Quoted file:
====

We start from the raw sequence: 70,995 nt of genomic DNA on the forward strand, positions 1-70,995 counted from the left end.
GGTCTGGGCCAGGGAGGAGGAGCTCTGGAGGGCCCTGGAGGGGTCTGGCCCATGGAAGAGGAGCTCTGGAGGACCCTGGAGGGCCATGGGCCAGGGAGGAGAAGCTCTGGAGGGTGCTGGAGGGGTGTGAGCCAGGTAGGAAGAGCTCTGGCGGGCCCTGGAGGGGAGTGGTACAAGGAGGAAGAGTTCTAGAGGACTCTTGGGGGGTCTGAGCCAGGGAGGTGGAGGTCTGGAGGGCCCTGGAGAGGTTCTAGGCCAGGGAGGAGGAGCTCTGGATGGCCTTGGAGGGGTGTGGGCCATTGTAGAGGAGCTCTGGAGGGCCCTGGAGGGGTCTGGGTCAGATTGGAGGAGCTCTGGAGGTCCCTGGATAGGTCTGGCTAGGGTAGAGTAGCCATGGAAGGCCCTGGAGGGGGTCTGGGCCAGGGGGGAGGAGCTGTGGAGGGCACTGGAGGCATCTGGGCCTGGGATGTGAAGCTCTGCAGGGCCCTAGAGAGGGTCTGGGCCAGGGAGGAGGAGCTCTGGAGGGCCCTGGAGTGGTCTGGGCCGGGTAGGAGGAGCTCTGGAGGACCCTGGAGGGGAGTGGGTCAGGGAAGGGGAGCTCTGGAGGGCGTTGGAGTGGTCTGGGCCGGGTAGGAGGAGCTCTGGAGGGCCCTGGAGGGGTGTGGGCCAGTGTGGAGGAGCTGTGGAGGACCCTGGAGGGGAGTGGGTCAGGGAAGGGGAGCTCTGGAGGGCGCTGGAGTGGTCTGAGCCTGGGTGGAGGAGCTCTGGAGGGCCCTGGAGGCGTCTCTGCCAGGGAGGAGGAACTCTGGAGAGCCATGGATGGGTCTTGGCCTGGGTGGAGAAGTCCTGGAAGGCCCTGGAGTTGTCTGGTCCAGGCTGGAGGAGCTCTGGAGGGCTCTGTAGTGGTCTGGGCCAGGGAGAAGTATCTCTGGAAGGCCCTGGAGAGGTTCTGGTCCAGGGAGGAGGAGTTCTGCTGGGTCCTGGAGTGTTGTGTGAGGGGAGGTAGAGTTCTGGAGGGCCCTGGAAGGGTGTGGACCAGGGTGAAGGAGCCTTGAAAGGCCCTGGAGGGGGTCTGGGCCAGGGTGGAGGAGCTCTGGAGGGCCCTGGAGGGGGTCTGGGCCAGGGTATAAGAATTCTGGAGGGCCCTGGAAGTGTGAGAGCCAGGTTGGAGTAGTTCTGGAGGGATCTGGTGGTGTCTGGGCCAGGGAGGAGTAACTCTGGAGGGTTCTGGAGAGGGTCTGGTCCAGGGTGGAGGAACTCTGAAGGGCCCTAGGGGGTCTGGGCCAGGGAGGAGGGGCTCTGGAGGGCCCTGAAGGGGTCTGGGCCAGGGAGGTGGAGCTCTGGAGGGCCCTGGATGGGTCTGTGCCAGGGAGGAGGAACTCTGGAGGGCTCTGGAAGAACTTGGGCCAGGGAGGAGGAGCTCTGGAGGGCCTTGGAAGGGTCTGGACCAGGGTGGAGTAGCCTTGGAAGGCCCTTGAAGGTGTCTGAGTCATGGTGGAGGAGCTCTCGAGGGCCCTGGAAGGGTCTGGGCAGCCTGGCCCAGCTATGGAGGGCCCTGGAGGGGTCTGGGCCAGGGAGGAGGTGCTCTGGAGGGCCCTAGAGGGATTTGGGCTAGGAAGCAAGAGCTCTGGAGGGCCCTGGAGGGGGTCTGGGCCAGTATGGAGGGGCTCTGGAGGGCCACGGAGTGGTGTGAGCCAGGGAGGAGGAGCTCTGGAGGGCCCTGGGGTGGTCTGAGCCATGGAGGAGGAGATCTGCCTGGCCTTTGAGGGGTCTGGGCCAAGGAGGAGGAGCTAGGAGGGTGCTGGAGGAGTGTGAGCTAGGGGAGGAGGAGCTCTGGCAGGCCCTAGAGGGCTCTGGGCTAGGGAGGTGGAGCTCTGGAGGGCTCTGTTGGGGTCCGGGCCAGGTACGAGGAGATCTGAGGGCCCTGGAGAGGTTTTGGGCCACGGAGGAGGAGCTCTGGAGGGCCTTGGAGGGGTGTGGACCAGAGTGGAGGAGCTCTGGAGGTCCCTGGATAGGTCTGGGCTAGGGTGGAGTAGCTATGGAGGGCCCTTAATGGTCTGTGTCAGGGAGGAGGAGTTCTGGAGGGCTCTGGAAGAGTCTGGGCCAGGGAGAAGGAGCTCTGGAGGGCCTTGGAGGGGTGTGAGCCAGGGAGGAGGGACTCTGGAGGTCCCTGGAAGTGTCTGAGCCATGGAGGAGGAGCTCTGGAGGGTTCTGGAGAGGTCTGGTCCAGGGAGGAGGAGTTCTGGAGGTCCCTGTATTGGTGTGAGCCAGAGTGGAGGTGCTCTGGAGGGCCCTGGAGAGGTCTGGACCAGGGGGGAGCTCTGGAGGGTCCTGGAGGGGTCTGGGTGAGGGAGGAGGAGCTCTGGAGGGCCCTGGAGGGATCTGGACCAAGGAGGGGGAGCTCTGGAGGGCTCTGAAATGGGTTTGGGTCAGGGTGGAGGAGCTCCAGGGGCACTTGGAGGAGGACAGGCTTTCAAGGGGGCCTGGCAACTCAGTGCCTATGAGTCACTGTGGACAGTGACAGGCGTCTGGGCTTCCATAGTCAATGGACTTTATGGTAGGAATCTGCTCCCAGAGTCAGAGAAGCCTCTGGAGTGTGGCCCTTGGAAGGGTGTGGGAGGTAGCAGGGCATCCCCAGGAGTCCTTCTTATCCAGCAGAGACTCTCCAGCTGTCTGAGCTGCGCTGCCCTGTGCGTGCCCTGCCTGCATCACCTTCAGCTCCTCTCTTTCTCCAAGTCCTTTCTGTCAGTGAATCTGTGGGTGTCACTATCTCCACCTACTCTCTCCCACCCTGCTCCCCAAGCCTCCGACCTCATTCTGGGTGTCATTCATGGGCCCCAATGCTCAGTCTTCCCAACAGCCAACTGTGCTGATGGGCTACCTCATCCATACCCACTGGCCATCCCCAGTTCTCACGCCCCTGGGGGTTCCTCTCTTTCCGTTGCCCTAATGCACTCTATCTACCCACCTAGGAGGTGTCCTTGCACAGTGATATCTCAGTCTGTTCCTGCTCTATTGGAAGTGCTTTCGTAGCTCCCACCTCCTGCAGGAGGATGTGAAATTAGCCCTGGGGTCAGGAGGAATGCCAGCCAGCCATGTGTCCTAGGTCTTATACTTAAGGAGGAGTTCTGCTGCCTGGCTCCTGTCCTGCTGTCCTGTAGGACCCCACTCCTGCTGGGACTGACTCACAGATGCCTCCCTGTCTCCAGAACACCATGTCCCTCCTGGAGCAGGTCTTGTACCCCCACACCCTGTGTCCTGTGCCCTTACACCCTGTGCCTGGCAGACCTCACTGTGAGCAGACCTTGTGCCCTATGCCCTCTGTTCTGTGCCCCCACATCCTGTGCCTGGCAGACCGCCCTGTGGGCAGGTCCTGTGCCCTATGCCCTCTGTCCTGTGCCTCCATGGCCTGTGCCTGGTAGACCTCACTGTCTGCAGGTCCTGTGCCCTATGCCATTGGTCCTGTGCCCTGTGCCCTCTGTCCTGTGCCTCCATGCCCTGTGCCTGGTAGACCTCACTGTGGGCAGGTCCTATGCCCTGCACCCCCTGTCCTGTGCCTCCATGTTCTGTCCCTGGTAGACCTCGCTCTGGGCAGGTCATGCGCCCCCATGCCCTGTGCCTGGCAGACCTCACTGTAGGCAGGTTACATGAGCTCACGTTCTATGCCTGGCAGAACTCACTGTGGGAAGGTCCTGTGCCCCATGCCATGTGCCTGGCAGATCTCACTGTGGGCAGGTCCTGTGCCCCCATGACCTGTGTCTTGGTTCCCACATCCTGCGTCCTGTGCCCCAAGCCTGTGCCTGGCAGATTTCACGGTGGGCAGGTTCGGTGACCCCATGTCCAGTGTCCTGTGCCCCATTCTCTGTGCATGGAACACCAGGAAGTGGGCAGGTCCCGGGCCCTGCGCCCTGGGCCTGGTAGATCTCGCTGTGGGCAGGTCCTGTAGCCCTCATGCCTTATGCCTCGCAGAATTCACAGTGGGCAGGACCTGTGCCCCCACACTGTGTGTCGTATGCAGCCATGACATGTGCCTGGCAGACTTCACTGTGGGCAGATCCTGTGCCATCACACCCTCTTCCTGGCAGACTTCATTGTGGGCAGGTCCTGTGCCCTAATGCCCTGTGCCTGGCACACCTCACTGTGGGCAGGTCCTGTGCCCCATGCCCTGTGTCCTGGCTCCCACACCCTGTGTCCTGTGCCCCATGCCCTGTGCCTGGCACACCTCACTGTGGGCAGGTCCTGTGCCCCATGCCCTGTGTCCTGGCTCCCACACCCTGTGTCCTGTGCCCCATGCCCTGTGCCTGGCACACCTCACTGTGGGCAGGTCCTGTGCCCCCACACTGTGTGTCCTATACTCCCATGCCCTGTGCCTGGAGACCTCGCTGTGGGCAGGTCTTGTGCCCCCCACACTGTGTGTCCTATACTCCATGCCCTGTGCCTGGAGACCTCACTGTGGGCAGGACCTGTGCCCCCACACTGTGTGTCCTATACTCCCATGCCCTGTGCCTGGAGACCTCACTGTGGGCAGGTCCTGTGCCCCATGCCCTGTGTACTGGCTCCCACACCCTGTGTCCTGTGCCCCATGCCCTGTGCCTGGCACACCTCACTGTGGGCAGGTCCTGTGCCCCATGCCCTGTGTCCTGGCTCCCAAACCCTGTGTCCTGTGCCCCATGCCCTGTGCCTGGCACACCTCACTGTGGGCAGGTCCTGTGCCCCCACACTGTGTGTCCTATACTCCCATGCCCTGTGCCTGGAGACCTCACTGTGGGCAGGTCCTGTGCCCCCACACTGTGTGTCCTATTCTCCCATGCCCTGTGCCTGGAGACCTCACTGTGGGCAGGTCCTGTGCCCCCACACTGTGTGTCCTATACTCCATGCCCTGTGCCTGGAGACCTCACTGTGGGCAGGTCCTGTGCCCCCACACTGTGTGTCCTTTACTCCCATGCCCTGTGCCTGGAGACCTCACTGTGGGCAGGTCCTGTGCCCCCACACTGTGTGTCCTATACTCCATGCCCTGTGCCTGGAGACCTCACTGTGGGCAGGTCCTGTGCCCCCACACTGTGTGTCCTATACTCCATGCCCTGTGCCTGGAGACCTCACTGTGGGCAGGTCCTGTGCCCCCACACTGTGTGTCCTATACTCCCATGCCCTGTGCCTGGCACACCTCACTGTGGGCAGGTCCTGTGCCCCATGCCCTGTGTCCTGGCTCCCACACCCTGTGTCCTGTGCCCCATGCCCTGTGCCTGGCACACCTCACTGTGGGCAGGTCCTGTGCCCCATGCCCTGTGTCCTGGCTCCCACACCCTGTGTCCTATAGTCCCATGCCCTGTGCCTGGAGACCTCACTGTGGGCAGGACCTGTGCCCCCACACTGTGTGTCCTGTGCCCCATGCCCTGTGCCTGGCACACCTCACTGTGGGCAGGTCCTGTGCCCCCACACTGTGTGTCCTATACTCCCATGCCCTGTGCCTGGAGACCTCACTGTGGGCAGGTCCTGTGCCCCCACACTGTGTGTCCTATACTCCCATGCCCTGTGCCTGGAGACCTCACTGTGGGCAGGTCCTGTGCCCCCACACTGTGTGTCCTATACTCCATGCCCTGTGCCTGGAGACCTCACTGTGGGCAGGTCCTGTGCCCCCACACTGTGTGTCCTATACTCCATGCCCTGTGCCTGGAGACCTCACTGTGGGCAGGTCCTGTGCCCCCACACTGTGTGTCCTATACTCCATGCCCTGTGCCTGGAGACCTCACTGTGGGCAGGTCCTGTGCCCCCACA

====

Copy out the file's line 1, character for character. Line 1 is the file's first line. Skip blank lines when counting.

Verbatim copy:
We start from the raw sequence: 70,995 nt of genomic DNA on the forward strand, positions 1-70,995 counted from the left end.